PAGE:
Let me be honest, I have never met a Revolutionary War battlefield with which I have not immediately fallen in love.  It’s true, put me on the grounds of any of these National Historical Parks and I will be moved to a sense of reverence and awe within mere seconds; Saratoga (the Boot Memorial is intensely heart-rending), Bunker Hill (those white eyes get me every time), Cowpens (home of Daniel Morgan’s brilliant stratagem), Guilford Courthouse (“Another such victory would ruin the British army!”), and of course, Lexington and Concord (say what you want, but for me, this is holy ground, even more so than Fenway Park). But while these are special places to me, it is the job of all historic parks to move us to remember the past by connecting us with the ground where history was made through monuments, plaques, gravesites, weaponry and engaging landscapes so that we can virtually experience firsthand the events of the past.  Now, it helps that I am a pushover for all things American Revolution, but all parks should transport us to another time so that we remember, so that we “feel” the past, so that we understand. To say it another way, historical parks act as memorials that invite us to relive the past by connecting with the ground on which the battle happened. 

Scot McKnight writes: “Though of a different kind and of a supernatural order, both circumcision and baptism are memorials of what God did in the past: the covenant with Abraham and the redemption through Jesus’ life, death, burial and resurrection.” (It Takes a Church to Baptize, pg. 75).  Don’t miss that: according to McKnight, baptism is a memorial that invites us to relive a past event.  How does it do that?  Let’s start at the beginning. 

In Genesis 15, Abraham believes the promises of God (especially that he will be given a son) and it is credited to him as righteousness. Two chapters later, in Genesis 17, God gives Abraham the sign of the promise-covenant, namely circumcision; and on that day Abraham (99 years old), his son Ishmael (13 years old) and all the males (born or bought) in his household were circumcised. And eight days after Isaac is born in Genesis 21, Abraham circumcises him.  In doing this, Abraham was incorporating his children into his faith and this became the pattern for all of God’s people, Israel. Even Jesus followed this pattern (Luke 2:21).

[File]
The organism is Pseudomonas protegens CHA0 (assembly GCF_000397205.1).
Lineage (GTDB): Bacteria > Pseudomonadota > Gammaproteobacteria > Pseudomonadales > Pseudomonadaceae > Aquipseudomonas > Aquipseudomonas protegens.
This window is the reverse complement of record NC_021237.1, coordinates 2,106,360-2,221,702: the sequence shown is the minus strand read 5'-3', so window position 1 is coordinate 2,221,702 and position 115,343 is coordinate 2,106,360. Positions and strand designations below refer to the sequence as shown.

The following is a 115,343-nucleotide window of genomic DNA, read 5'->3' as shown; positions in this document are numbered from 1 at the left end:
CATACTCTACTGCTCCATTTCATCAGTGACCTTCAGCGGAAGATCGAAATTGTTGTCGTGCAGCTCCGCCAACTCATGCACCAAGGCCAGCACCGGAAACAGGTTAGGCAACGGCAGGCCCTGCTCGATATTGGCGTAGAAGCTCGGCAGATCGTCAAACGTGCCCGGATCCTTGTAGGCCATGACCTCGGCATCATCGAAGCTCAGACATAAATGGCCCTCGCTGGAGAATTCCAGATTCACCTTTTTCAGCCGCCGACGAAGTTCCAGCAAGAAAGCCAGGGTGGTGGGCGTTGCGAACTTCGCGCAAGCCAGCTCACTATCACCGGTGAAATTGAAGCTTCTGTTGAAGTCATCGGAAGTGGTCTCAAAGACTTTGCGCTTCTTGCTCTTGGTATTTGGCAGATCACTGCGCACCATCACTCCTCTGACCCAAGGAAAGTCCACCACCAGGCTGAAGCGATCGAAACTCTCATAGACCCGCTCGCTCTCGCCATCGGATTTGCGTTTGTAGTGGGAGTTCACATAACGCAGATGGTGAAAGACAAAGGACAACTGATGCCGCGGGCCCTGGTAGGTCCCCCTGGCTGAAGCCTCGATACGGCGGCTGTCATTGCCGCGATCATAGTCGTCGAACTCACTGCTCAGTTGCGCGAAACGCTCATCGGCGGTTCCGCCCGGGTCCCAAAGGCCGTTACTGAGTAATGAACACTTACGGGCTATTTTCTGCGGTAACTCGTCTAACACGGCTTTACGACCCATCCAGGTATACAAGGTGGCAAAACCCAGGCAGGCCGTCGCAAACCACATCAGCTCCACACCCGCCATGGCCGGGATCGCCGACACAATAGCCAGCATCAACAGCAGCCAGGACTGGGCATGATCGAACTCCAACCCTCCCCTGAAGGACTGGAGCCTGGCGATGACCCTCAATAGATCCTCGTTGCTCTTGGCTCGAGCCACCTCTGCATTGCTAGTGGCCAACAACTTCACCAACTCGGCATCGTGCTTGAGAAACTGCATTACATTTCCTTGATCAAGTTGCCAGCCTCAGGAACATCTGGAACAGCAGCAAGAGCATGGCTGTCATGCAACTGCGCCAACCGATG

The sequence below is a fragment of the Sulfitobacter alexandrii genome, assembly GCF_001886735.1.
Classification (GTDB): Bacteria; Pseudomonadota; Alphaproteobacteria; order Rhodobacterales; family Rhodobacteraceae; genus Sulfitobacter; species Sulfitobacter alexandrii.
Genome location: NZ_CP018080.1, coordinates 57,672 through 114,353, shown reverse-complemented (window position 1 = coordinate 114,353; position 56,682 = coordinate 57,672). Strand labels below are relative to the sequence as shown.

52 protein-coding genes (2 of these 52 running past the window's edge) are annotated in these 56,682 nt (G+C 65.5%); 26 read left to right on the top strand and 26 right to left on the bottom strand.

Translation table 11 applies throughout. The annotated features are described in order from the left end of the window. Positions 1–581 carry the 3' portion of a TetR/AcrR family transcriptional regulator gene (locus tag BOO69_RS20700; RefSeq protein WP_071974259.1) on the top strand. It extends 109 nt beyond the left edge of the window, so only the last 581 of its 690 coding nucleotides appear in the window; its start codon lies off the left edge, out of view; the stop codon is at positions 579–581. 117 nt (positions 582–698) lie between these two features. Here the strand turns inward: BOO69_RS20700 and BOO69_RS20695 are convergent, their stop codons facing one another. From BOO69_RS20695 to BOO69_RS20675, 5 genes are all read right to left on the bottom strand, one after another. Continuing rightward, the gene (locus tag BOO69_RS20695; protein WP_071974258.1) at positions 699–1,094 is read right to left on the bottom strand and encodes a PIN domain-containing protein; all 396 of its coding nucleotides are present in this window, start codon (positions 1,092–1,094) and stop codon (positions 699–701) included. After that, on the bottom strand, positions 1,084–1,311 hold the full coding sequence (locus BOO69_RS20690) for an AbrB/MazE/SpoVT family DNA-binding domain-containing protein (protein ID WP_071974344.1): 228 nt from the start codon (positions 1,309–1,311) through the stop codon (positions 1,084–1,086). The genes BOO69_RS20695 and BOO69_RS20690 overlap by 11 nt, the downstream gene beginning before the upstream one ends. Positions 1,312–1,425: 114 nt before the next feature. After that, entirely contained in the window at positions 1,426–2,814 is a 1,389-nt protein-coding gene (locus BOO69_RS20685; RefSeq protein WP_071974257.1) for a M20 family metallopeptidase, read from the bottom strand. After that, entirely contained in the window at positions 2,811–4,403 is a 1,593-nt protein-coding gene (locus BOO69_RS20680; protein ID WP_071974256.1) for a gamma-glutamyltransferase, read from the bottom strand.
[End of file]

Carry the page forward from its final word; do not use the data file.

Now, circumcision was both a sign of the covenant and an entry-rite into it. We’re never told why this “snipping” was to be the sign except to say it was an identity marker that separated God’s people from the world.  This marker would be particularly obvious when members of the covenant were having sex with women outside the covenant community (You would have to think that Delilah was shocked to find out that Samson’s strength was the result his being dedicated to God because he certainly wasn’t acting like someone dedicated to God; so here, being circumcised would result in all sorts of awkward conversations when Israelite men and pagan women were all set to knock boots, but then had to stop and discuss the cut of his jib, so to speak – but that seems to be at least part of the purpose. If there is a better argument against tattoos, I haven’t seen it. God could have required his people to be tattooed instead of circumcision which I think is a much more presentable option, but he chose circumcision; and the only reason I can think of is that God must really dislike tattoos.). 

Again, the comparison with circumcision and baptism is rather staggering. Both are entry rites into the covenant. Abraham believed and was justified and then circumcised.  And then, as his son’s father, he circumcised his son to enter him into the same covenant.  Christ followers in the New Testament believe and are justified and then baptized. Therefore, we would expect that we would see the same pattern and that believing parents would bring their children to be baptized to enter them into the (new) covenant. Again, let me quote Scot:

If God entered Abraham into the covenant by circumcision and demanded that Abraham enter his son through circumcision, then it is clear that God thinks the best way to form children into the covenant faith is by way of birthright entrance into the covenant. I cannot emphasize this enough: this is God’s way. No one in the New Testament or early church ever questioned this process of formation.”